As awareness of triple negative breast cancer has grown, so has the fear associated with it. Women whose tumors are hormone receptor positive can take follow-up drugs like tamoxifen or aromatase inhibitors after initial treatment. If the tumor is Her2neu positive, they receive targeted therapies like Herceptin. So part of the fear related to triple negative breast cancer (TNBC) is that once the initial treatment is over, a women isn’t getting the kind of follow-up care that her friend who is estrogen-receptor positive receives. Doctors have also learned that TNBC tends to be more aggressive with a higher recurrence rate.
A recent presentation at the Miami Breast Cancer Conference by Dr. Lisa Carey, professor of medicine at the University of North Carolina, will help allay the fears of the 15% of breast cancer patients diagnosed with TNBC. I found Anna Azvolinsky’s summary of Dr. Carey’s presentation full of information that was new to me.
Dr. Carey pointed out that most Stage I breast cancers are cured, including those that are triple negative. So Stage I TNBC patients should be optimistic about their chances for a cure. “There is no breast cancer biology that is predestined to recur,” said Dr. Carey.
Treatment for TNBC can include the same kind of breast conserving treatment that women with other types of breast cancer receive. Lumpectomy with radiation or mastectomy are both good choices, and each woman can discuss with her doctors if one is better for her based on her medical history.
Because of the aggressive nature of TNBC, some oncologists treat even small tumors with chemotherapy. Dr. Carey thinks that this is not always necessary. She believes patients with very small (less than 5 millimeter) node-negative tumors may not need chemo while acknowledging that there is not yet much research data on how safe it is to skip chemo. Another issue facing oncologists is whether to use different chemo drugs for TNBC patients. Dr. Carey says there is currently no data to support a different drug regimen just because the tumor is triple negative.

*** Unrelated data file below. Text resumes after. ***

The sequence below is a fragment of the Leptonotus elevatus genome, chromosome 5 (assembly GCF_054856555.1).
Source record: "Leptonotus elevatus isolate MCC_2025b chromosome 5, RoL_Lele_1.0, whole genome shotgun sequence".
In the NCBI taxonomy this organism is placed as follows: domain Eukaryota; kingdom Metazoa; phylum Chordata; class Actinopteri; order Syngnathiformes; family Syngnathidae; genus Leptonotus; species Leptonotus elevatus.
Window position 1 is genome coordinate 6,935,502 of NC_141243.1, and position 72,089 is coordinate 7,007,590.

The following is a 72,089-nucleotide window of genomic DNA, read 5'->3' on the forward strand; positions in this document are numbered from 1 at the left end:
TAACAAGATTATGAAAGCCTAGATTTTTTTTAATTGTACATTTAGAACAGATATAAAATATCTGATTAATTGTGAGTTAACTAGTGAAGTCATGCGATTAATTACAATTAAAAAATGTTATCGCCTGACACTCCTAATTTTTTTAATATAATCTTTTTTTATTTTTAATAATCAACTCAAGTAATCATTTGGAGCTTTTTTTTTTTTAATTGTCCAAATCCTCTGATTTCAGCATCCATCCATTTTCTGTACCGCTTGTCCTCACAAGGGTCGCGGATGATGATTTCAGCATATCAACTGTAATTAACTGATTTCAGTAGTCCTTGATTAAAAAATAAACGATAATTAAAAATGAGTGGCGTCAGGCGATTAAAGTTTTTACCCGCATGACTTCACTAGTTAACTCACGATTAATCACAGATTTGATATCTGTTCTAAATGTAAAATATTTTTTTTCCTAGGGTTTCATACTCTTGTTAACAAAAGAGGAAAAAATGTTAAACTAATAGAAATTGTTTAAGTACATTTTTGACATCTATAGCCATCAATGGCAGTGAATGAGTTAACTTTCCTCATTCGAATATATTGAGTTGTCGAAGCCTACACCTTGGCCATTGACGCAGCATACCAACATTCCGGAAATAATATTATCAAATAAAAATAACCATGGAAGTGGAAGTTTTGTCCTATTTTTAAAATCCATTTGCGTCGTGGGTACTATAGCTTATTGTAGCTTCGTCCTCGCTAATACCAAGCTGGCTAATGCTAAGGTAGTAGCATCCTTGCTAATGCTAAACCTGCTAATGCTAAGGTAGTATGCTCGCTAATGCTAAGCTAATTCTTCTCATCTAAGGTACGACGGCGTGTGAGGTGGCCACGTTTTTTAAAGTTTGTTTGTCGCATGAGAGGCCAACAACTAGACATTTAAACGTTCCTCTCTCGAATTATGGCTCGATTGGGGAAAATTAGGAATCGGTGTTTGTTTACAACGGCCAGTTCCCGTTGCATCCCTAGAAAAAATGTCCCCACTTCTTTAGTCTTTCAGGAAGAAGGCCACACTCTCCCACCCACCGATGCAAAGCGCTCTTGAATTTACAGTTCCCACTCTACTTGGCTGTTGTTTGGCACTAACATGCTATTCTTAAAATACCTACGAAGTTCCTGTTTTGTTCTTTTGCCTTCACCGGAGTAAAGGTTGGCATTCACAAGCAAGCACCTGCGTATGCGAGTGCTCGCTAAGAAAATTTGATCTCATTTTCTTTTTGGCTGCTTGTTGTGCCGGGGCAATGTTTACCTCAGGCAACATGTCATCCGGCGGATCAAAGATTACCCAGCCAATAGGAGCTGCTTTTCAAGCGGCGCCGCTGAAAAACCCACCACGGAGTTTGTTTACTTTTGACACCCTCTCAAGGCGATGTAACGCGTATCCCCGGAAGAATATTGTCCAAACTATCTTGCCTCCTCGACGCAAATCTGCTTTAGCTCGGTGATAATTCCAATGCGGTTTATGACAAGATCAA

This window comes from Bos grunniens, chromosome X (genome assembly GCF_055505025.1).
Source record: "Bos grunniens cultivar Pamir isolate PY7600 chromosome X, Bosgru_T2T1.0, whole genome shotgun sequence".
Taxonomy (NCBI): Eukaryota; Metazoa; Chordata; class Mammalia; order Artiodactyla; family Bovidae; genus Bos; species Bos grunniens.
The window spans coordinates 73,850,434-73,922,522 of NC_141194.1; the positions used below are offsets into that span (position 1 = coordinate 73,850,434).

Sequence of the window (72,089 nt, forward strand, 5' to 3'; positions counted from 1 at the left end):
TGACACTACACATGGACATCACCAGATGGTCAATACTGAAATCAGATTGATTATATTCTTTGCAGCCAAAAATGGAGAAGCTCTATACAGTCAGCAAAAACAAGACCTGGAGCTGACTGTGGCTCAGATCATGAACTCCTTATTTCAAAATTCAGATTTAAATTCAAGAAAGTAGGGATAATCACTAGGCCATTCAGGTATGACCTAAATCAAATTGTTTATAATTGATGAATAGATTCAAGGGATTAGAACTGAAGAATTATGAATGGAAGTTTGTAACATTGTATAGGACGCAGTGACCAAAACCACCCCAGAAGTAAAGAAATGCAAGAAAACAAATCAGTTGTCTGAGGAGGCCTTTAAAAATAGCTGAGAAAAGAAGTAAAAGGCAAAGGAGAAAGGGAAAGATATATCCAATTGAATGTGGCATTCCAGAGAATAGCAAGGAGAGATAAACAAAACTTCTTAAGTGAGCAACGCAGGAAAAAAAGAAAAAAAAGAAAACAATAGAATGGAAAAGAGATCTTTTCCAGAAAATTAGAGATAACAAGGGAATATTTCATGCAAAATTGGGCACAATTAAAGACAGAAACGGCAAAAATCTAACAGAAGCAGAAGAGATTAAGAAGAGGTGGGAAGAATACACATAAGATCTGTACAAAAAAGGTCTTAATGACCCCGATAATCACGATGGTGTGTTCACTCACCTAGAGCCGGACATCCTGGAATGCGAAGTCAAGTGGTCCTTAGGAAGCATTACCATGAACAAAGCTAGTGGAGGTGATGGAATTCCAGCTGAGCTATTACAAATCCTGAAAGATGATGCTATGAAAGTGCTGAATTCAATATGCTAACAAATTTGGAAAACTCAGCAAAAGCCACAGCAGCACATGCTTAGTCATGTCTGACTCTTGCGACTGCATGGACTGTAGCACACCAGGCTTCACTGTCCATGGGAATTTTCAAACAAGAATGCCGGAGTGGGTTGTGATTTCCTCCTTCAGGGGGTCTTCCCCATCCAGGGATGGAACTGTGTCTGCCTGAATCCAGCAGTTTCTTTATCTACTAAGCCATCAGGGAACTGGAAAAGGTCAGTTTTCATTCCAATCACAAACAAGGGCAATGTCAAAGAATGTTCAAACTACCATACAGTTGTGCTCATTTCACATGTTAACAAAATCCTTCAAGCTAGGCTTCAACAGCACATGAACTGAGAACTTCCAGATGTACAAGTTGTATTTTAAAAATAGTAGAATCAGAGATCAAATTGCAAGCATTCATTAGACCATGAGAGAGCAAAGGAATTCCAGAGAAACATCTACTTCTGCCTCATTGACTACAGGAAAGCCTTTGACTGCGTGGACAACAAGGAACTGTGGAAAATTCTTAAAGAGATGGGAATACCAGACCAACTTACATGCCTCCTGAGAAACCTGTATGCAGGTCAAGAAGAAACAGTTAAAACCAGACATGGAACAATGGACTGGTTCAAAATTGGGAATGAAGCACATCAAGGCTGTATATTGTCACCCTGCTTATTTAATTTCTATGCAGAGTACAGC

For laypeople, the subsets of breast cancer seem carved in stone. But to oncologists looking at pathology reports, it is not always so clear. If the pathologist finds that less than 10% of the cells respond to estrogen, the tumor is classified as ER negative. But there is that small percentage of cells that are ER positive. Each breast cancer patient’s tumor profile is unique. There is a whole range of how strongly a tumor responds to estrogen and the other factors the pathologist is checking. Dr. Carey thinks that oncologists should consider hormone therapy for those TNBC patients who have even a small response to estrogen.
Reading reports like this one reminds me how fast cancer research can change treatments and attitudes. When I was diagnosed in 1998, testing for Her2neu was not yet routine. I had to ask for it. I had heard about a new drug called Herceptin that was showing excellent results in clinical trials, and I wanted to get it if I was eligible. When the news came in that I was Her2neu positive, I was delighted until I saw the glance the oncologist exchanged with his nurse. I could see he was trying to decide whether to tell me something.